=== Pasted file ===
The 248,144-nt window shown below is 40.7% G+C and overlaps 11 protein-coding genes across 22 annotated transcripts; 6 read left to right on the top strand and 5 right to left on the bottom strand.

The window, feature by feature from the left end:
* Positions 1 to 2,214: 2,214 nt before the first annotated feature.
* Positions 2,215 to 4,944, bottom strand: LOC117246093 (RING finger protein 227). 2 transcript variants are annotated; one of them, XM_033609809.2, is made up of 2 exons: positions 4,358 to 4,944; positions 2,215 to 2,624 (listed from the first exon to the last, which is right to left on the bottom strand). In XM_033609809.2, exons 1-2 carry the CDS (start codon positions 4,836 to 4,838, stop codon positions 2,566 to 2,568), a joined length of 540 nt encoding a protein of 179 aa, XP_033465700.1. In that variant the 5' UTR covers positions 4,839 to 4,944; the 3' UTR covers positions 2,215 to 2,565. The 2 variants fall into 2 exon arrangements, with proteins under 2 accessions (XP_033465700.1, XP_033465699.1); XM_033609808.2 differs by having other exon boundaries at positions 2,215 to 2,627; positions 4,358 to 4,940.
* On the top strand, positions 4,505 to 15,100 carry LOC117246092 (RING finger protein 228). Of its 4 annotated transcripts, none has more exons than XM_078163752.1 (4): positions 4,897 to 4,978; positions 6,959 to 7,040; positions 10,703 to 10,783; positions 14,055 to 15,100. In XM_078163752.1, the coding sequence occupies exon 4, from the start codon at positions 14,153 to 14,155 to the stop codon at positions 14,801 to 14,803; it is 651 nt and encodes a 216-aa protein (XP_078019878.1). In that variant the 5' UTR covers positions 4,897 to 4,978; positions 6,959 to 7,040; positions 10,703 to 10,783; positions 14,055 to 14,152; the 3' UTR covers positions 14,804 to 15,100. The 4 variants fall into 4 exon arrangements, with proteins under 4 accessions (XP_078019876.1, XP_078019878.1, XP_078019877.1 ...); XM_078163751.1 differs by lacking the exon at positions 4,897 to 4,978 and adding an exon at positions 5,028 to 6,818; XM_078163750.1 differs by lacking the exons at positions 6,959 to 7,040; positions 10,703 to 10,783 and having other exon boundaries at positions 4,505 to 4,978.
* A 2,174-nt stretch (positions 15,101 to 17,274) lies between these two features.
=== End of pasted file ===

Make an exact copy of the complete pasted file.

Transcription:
The 248,144-nt window shown below is 40.7% G+C and overlaps 11 protein-coding genes across 22 annotated transcripts; 6 read left to right on the top strand and 5 right to left on the bottom strand.

The window, feature by feature from the left end:
* Positions 1 to 2,214: 2,214 nt before the first annotated feature.
* Positions 2,215 to 4,944, bottom strand: LOC117246093 (RING finger protein 227). 2 transcript variants are annotated; one of them, XM_033609809.2, is made up of 2 exons: positions 4,358 to 4,944; positions 2,215 to 2,624 (listed from the first exon to the last, which is right to left on the bottom strand). In XM_033609809.2, exons 1-2 carry the CDS (start codon positions 4,836 to 4,838, stop codon positions 2,566 to 2,568), a joined length of 540 nt encoding a protein of 179 aa, XP_033465700.1. In that variant the 5' UTR covers positions 4,839 to 4,944; the 3' UTR covers positions 2,215 to 2,565. The 2 variants fall into 2 exon arrangements, with proteins under 2 accessions (XP_033465700.1, XP_033465699.1); XM_033609808.2 differs by having other exon boundaries at positions 2,215 to 2,627; positions 4,358 to 4,940.
* On the top strand, positions 4,505 to 15,100 carry LOC117246092 (RING finger protein 228). Of its 4 annotated transcripts, none has more exons than XM_078163752.1 (4): positions 4,897 to 4,978; positions 6,959 to 7,040; positions 10,703 to 10,783; positions 14,055 to 15,100. In XM_078163752.1, the coding sequence occupies exon 4, from the start codon at positions 14,153 to 14,155 to the stop codon at positions 14,801 to 14,803; it is 651 nt and encodes a 216-aa protein (XP_078019878.1). In that variant the 5' UTR covers positions 4,897 to 4,978; positions 6,959 to 7,040; positions 10,703 to 10,783; positions 14,055 to 14,152; the 3' UTR covers positions 14,804 to 15,100. The 4 variants fall into 4 exon arrangements, with proteins under 4 accessions (XP_078019876.1, XP_078019878.1, XP_078019877.1 ...); XM_078163751.1 differs by lacking the exon at positions 4,897 to 4,978 and adding an exon at positions 5,028 to 6,818; XM_078163750.1 differs by lacking the exons at positions 6,959 to 7,040; positions 10,703 to 10,783 and having other exon boundaries at positions 4,505 to 4,978.
* A 2,174-nt stretch (positions 15,101 to 17,274) lies between these two features.